Americans’ retirement score has reached a high of 80, meaning that they will have 80% of the income they will need in retirement, according to a survey of 3,100 people by Fidelity Investments. This is a marked improvement from 2005, when the score was 62. However, Fidelity ranks the score of 80 as fair, meaning that there is still a good amount of work that needs to be done.
Thirty-two percent of households are in the dark green zone, meaning that they are on target to cover more than 95% of total estimated expenses. Eighteen percent are in the green zone, meaning that they are on target for essential expenses, but not discretionary expenses, such as travel and entertainment. Twenty-two percent are in the yellow zone, indicating that they are not on target and will need to make modest adjustments to their planned lifestyle, and 28% are in the red zone, which means they are not on target and will need to make significant adjustments to their lifestyle.
By age, Baby Boomers have an average score of 86. For Gen X, this is 77, and for Millennials, 78.
“Millennials are clearly putting money aside for retirement and taking more control of their personal situations to ensure a financially secure future,” says Ken Hevert, senior vice president of retirement at Fidelity. “While younger generations typically don’t have jobs with access to pensions, there are many actions that can be taken to improve retirement readiness, including saving more, managing debt and making smart investment decisions.”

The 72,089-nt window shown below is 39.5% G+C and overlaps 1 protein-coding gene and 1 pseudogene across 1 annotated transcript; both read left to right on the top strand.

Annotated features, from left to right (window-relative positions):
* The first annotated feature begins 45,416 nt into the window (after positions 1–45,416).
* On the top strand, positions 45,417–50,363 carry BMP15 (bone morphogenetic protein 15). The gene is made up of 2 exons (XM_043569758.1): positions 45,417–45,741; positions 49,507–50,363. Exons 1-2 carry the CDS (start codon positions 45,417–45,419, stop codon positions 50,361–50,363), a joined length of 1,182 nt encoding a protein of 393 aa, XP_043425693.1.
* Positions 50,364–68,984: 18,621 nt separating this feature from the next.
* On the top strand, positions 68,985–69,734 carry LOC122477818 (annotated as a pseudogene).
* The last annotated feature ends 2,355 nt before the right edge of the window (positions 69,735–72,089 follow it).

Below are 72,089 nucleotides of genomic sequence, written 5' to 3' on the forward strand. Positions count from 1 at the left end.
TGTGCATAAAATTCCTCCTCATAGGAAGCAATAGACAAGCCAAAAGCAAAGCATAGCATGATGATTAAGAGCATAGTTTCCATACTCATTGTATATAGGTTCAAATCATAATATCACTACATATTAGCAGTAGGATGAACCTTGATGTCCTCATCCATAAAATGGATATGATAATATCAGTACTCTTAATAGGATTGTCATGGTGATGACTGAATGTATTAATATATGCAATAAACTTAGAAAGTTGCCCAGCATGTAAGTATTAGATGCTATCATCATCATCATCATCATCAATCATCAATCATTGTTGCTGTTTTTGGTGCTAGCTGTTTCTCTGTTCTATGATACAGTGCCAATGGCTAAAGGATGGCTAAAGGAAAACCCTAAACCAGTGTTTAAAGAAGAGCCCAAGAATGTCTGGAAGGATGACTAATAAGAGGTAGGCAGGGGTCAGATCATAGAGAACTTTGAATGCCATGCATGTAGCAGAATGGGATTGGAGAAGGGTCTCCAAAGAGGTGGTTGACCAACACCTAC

The reason why there has been an improvement in Americans’ retirement score, Fidelity says, is because people are saving more, with the average savings rate in the nation being 8.8%, up from 3.6% in 2006. Boomers are saving the most: 9.9%, up from 9.7% in 2006. Millennials are saving 7.5%, on par with 2006. However, Fidelity maintains that people should be saving 15% of their income to be on track for a secure retirement.
The percentage of people who have the correct asset allocation is 55%, down slightly from 57% in 2016 but up from 48% in 2006. Fidelity says the reason why people are appropriately invested is primarily because target-date funds (TDFs) are commonly used as the default investment in plans that automatically enroll participants.
Fidelity says people can also improve their retirement score by investing in health savings accounts (HSAs). In fact, people who own an HSA have an average retirement score of 84; those without have an average score of 79.
Fidelity conducted its online survey for the retirement score last September and October with the help of GfK Public Affairs and Corporate Communication. Individuals can assess their own retirement scores here.